“Will that Be Cash, Credit, WeChat Pay or Alipay?”

Some 40 years ago, American Express told its credit card holders, “Don’t leave home without it.” If that famous ad campaign were created today, it would likely refer to users’ smartphones, not their credit cards. That is because electronic payment systems that work via smartphone are already hugely popular in China, and are beginning to replace hard plastic credit cards across some Western markets, too.

In just a few years, China has evolved from a country where cash was king to one that runs on electronic payment systems—Tencent’s WeChat Pay and Alibaba’s Alipay, specifically. Meanwhile, Western countries, with their legacy payment systems, have lagged behind. These days, Chinese consumers do everything from making restaurant reservations, to booking taxis, to buying train tickets, to paying for small purchases within apps such as WeChat. And Alibaba has launched the Hema chain of supermarkets and other stores in China that do not accept cash at all. Some homeless people in China even accept donations via WeChat Pay.

It might seem highly unlikely that Westerners will ever enjoy the ease and convenience of mobile payments at the same rates as their Chinese counterparts. In the West, the payment culture has been highly fragmented and based on credit cards, and adoption of Apple Pay and other, less-successful platforms (such as CurrentC, Google Wallet, Chase Pay and Samsung Pay) has been slow. Apple Pay offers convenience, but the platform was recently passed by Walmart Pay in terms of users thanks to the large number of consumers who shop at Walmart. This week, Target also joined the fray, integrating mobile payments into a revamped version of its shopping app. One promising contender is Amazon Pay, whose reach is expanding. The platform has been undergoing testing at TGI Fridays restaurants and will be expanded to other restaurants through integration with the Clover point-of-sale system.

In the meantime, the Chinese electronic payment platforms have been expanding. Several examples follow.

Hong Kong, as a Special Administrative Region of China, seems a logical adjacent market for Chinese electronic payment systems. However, the region has long enjoyed and benefited from its Octopus smart card system. Octopus has been slow to embrace mobile commerce, though, and WeChat Pay will start being accepted at Hong Kong Mass Transit Railway ticket machines this month, with Alipay to be accepted “in the near future.”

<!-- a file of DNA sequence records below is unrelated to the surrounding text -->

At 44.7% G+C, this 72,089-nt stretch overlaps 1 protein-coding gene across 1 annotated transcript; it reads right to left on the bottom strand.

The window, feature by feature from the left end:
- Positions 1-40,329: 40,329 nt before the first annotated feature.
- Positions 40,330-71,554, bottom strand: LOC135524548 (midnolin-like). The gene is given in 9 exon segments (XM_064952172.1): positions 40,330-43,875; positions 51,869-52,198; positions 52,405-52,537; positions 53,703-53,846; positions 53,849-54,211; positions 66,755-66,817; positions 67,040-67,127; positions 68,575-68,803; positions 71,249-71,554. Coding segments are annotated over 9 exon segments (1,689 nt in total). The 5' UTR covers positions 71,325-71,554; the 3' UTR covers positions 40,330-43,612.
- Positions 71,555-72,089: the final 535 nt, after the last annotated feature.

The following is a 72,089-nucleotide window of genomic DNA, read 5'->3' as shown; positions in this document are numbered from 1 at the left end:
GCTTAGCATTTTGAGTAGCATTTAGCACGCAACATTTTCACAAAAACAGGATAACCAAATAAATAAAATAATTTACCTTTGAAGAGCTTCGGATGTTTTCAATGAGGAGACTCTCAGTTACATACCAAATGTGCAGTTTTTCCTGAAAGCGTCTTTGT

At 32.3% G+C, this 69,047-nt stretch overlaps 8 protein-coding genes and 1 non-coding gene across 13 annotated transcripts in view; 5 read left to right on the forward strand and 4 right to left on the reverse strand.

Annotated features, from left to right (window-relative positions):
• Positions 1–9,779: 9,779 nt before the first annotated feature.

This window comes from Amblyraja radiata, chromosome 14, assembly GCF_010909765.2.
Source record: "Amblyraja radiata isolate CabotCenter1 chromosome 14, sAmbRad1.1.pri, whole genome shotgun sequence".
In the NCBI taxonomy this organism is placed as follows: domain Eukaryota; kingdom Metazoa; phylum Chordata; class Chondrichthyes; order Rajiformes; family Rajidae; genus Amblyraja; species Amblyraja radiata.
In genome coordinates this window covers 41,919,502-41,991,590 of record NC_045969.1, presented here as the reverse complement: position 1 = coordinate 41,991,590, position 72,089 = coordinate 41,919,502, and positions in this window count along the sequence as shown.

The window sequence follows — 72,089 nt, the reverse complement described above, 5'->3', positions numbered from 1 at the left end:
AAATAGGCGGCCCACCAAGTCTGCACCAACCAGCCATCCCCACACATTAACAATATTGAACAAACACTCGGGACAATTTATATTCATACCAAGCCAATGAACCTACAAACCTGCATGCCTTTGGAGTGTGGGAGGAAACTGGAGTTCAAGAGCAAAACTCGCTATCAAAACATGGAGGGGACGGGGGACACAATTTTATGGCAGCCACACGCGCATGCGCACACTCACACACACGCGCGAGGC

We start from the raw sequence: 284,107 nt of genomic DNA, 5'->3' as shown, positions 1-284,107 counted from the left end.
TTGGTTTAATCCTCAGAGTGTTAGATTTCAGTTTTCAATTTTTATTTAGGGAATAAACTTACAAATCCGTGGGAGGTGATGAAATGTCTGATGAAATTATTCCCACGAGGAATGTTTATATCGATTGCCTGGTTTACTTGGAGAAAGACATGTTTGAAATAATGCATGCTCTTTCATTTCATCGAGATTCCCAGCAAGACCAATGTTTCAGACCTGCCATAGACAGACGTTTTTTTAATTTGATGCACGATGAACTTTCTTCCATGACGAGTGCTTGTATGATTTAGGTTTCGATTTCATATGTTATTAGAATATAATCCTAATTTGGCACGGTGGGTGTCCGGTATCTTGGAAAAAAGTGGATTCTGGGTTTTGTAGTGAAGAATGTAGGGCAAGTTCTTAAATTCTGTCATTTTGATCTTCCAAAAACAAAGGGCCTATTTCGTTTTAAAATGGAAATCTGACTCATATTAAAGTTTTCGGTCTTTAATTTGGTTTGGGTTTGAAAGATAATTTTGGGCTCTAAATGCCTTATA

Other places that see a large number of Chinese tourists have started to accept WeChat Pay and Alipay for the convenience they provide to users. For example, London’s Camden Market started accepting WeChat Pay in November, after having seen its percentage of Chinese visitors double from 5% in September 2016 to 10% in March 2017. According to VisitBritain, Chinese tourists spent £513 million ($686 million) in the UK last year.

WeChat Pay was announced in Continental Europe in July 2017, and the company plans to go live in November, partnering with German payments firm Wirecard. Alipay launched in Europe in 2015. It is understandable that Europe and other regions want to support the spending of Chinese tourists, who spent a total of $261 billion abroad in 2016, according to the United Nations World Tourism Organization. Tencent has said it has 600 million active WeChat Pay users and Alipay recently reported that it has 450 million active users, so accepting payment through these platforms means catering to a market of more than a billion users.

What about the US? While Alipay operator Ant Financial has seen its proposed acquisition of MoneyGram held up by US government agencies, Tencent and Alibaba continue to push forward in expanding their payment platforms in the US. Thanks to a partnership between WeChat Pay and Silicon Valley startup Citcon, Chinese tourists can now use their smartphones to pay for their purchases at brick-and-mortar stores in the US with WeChat Pay. In addition, Alipay recently announced a deal with payment processor First Data that covers the US, and about 4 million merchants across the country now accept Alipay as at form of payment. Finally, Alipay is welcome in New York City. As of November, about two-thirds of the city’s 14,000 yellow cabs accept Alipay, and most Las Vegas taxis already accept payment through the platform, too.

Although WeChat Pay and Alipay are hardly household names in the US, they have already begun to gain a foothold in the country, and could revolutionize the wide-open US mobile payment landscape.

Other pieces you may find interesting include: Deep Dive: WeChat—From Messaging App to Profitable EcosystemAlipay—Transactions Via Alipay Reach Another Record High

Connect with us on social media:

Subscribe to our YouTube channel